Getting to the Root of Your Child’s Problems

Getting to the Root of Your Child's Problems

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Raising kids is full of challenges. Sometimes it feels like there’s a new one every day! One of the biggest that we face is knowing how to help our kids work through their own problems and obstacles.

But in order to do that, you have to figure out what the real issue is in the first place.

Sometimes getting to the bottom of what’s going on can be a challenge in and of itself. Is your child really so upset about the little thing a friend did yesterday, or is there some other aspect about the friendship or your child’s self esteem that’s at play? Does your child really want to quit karate because it’s “boring,” or is there something else that’s going on?

Other times, you might actually recognize the heart of the problem—it could stand out to you clear as day—but your child doesn’t, and you want to help her see it herself.

Either way, there is a simple set of questions you can use that will help everyone involved get to the bottom of any issue so that your child can move forward and work on solving it.


Lessons from a Toddler

It turns out that your child showed you this technique back when he was 3—you just didn’t realize it then.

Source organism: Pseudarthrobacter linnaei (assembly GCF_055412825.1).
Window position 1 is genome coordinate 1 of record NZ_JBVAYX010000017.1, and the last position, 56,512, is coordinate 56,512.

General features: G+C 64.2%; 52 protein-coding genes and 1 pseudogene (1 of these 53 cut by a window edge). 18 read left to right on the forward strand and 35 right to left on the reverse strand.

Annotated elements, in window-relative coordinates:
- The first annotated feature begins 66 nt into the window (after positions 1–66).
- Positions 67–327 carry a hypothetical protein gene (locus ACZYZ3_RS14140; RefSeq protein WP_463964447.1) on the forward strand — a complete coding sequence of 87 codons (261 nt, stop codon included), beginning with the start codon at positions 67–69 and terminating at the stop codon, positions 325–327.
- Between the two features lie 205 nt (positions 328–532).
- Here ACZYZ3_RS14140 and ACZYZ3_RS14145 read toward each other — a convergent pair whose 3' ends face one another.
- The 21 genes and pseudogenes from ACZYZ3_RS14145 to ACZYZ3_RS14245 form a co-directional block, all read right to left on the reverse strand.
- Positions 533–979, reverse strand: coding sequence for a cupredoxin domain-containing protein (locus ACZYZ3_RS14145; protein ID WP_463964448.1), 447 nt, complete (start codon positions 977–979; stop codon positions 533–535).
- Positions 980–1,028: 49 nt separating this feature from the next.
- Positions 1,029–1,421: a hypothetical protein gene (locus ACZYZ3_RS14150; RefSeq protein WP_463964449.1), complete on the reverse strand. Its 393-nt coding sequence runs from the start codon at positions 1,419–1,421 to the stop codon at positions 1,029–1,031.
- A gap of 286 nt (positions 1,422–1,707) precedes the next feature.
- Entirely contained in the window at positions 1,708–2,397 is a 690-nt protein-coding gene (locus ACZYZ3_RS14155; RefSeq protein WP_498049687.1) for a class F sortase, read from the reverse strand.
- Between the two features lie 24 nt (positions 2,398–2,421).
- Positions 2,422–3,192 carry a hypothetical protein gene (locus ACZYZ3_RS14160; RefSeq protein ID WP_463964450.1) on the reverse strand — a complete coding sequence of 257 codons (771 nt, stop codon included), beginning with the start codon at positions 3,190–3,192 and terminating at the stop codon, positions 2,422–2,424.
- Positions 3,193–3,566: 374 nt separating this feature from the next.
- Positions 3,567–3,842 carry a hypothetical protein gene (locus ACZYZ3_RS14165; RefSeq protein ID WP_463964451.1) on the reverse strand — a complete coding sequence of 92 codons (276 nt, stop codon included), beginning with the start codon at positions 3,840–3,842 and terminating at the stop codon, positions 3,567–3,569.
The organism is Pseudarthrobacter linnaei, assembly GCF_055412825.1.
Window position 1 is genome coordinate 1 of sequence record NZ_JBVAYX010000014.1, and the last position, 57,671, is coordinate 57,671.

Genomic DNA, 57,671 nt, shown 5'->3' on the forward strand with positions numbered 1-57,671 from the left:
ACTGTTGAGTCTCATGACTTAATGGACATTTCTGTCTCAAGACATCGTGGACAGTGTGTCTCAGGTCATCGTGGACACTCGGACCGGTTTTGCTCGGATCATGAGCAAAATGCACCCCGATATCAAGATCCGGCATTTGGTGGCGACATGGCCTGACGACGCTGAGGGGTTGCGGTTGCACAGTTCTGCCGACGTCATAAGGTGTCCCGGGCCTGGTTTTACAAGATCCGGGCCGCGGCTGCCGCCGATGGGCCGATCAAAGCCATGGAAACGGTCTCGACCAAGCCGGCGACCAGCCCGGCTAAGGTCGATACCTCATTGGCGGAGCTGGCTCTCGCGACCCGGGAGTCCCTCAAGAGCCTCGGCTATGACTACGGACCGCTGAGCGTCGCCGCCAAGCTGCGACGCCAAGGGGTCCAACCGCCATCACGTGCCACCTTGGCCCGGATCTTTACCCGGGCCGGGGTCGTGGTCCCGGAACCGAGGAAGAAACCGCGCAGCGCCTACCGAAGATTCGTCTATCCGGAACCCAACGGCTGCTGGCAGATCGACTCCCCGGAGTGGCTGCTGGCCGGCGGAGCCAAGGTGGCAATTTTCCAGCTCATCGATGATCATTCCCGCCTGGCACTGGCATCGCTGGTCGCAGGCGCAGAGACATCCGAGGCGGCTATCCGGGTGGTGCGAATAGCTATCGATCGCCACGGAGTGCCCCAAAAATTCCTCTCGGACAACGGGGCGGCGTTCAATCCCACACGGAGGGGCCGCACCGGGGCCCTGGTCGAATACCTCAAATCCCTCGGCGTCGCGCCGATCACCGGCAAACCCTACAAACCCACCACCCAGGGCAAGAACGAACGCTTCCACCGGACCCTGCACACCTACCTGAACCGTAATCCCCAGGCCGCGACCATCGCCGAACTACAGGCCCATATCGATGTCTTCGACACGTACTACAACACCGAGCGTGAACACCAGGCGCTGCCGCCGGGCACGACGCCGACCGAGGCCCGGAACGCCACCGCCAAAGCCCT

Remember how some conversations with your then-toddler started off fun and engaging, but would end up getting, well, annoying? How many times did you live through something like this:

“Mommy, why do birds eat worms?”
“Because that’s what they eat to get big.”

“But why don’t they eat pancakes?”

“Because they don’t know how to make pancakes.”

“Why can’t we teach them?”

“Because we can’t.”

“Why not?”

You could go on forever! And while at first, you might think it’s a cute learning experience for your child, eventually you get to the point where you just want the questions to stop and you blurt out something like: “Quantum physics! It’s quantum physics, okay?!”

Or, how about everyone’s favorite:

“Okay, it’s time to pick up the toys.”


“Because Aunt Monica is coming over.”

“Why does it have to be clean for Aunt Monica?”

You swore when you were younger that you’d never use your mom’s line of “Because I said so”—but doesn’t it just slip out so easily?

Why, why, why, why, why? It could go from cute to grating pretty fast.

But what if your 3-year-old was really on to something?

Your Child and the Inventors of Old